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Mayoral challengers: APD has a “race relations problem”
Monday, April 16, 2012 by Josh Rosenblatt
Just over a week after Austin Police Officer Eric Copeland shot and killed Ahmede Jabbar Bradley, an African-American man, during a traffic stop, mayoral challengers Brigid Shea and Clay Dafoe pointed to the incident as proof that there need to be fundamental changes in the way the Austin Police Department and the city as a whole do business, particularly concerning issues of race. That left incumbent Mayor Lee Leffingwell to defend the department’s policies during yesterday’s heated KOOP mayoral debate.
Shea told the small audience at Scholz Garten that the shooting was a tragedy but also a symptom of a larger, institutional problem.
“The truth is there is a race relations problem between the police department and minority communities,” Shea said. She said she has been in discussion with community leaders, including NAACP President Nelson Linder, to try to get civil rights attorney Connie Rice to come to Austin and help the city address the deep-seated mistrust between APD and minority communities. Rice, Shea pointed out, has been very successful at bringing civil rights cases against the Los Angeles Police Department but has also been instrumental in helping the newest chief of police in that city improve relations between LAPD and minorities.
Leffingwell, however, disputed Shea’s contention that APD has an issue when it comes to race.
“I do not believe there is a race problem in the Austin Police Department,” the mayor said. “I believe our police department is very race-sensitive. It’s ethnically diverse in its composition from top to bottom. We have a police monitor and an oversight board.”
Leffingwell also took issue with Dafoe’s argument that APD needs to adopt a “preservation-of-life” standard for its use-of-force policy, which, according to Clay, means that officers would have to “exhaust all non-lethal options before they even think about pulling a gun on one of our citizens.”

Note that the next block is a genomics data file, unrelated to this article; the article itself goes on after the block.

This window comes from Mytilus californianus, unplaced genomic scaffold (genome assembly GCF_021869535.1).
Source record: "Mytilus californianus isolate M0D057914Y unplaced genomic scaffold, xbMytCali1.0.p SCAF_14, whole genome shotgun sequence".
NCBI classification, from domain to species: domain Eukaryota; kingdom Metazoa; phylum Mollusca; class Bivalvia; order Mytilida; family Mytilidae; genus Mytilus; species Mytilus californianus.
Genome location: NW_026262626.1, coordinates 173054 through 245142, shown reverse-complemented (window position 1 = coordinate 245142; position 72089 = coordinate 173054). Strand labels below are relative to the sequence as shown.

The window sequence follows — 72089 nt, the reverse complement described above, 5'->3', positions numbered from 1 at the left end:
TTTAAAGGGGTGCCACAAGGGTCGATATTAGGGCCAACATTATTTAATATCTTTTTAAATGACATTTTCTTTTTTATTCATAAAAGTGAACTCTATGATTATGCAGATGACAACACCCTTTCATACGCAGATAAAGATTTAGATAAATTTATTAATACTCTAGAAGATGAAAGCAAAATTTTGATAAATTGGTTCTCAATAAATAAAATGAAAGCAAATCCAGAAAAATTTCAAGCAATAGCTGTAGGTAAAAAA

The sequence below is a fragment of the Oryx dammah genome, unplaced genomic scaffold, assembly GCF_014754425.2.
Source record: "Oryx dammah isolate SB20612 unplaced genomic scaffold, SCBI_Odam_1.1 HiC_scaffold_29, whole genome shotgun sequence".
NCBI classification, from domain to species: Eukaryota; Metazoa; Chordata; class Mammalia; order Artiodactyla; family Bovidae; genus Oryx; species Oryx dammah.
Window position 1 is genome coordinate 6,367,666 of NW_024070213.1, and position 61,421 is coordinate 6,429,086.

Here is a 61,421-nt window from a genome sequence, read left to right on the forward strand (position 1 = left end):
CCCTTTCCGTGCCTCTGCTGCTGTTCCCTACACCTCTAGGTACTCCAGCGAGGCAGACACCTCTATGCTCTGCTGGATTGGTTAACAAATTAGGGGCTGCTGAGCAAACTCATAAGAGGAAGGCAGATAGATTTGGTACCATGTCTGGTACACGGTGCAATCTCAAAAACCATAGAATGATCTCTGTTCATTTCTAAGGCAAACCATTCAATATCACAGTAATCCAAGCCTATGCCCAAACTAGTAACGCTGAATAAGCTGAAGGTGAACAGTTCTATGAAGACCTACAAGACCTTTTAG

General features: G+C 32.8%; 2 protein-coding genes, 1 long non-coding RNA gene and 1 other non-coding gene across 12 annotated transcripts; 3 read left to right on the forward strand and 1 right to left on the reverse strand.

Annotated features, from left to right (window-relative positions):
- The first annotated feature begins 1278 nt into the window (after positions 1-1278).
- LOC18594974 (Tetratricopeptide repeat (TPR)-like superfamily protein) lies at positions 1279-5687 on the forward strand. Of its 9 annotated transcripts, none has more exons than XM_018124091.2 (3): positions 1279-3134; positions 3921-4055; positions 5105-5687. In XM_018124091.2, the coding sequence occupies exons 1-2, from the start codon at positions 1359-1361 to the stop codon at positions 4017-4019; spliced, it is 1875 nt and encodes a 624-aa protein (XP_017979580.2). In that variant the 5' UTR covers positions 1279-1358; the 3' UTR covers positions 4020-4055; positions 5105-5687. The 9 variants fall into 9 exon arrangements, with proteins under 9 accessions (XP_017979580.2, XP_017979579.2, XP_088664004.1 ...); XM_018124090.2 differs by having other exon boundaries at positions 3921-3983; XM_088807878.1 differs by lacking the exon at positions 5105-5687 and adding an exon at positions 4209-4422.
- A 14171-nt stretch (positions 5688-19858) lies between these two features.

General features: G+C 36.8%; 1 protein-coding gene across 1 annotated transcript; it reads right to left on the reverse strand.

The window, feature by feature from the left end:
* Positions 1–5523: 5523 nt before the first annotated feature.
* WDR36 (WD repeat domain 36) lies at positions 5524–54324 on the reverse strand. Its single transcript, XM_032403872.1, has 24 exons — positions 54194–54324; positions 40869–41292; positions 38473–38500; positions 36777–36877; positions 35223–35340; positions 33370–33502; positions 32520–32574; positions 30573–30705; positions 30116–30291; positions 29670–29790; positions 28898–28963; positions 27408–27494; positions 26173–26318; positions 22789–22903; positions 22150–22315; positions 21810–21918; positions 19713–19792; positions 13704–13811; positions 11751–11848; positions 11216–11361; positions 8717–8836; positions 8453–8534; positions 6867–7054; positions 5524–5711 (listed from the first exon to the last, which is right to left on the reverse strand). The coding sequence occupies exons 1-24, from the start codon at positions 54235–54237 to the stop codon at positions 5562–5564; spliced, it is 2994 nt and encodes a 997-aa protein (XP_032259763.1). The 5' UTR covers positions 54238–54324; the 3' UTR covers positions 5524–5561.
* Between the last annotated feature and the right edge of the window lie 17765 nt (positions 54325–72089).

“We do have a very strong preservation-of-life standard,” Leffingwell said. “It may not be called that, but officers do not use lethal force unless they’re trying to protect their life or someone else’s life. That’s the only time they use deadly force.” Leffingwell acknowledged there have been “some incidents” but pointed to Austin’s low crime rate and relatively small number of police-involved shootings as proof that APD and the city are implementing the right policies
But Dafoe said as mayor he would “educate police officers about the importance of really preserving our citizens’ rights” in order to reduce the number of police-involved violent incidents and improve relations the police and the people.
“I honor our police department’s willingness to serve, and they do a great job of keeping us safe, but these are serious instances that need more investigation,” Dafoe said. “And we need to adopt a new policy so these mistakes are not happening again, and our citizens’ lives put at risk by a policy that does not protect us and certainly doesn’t hold our police officers accountable.”
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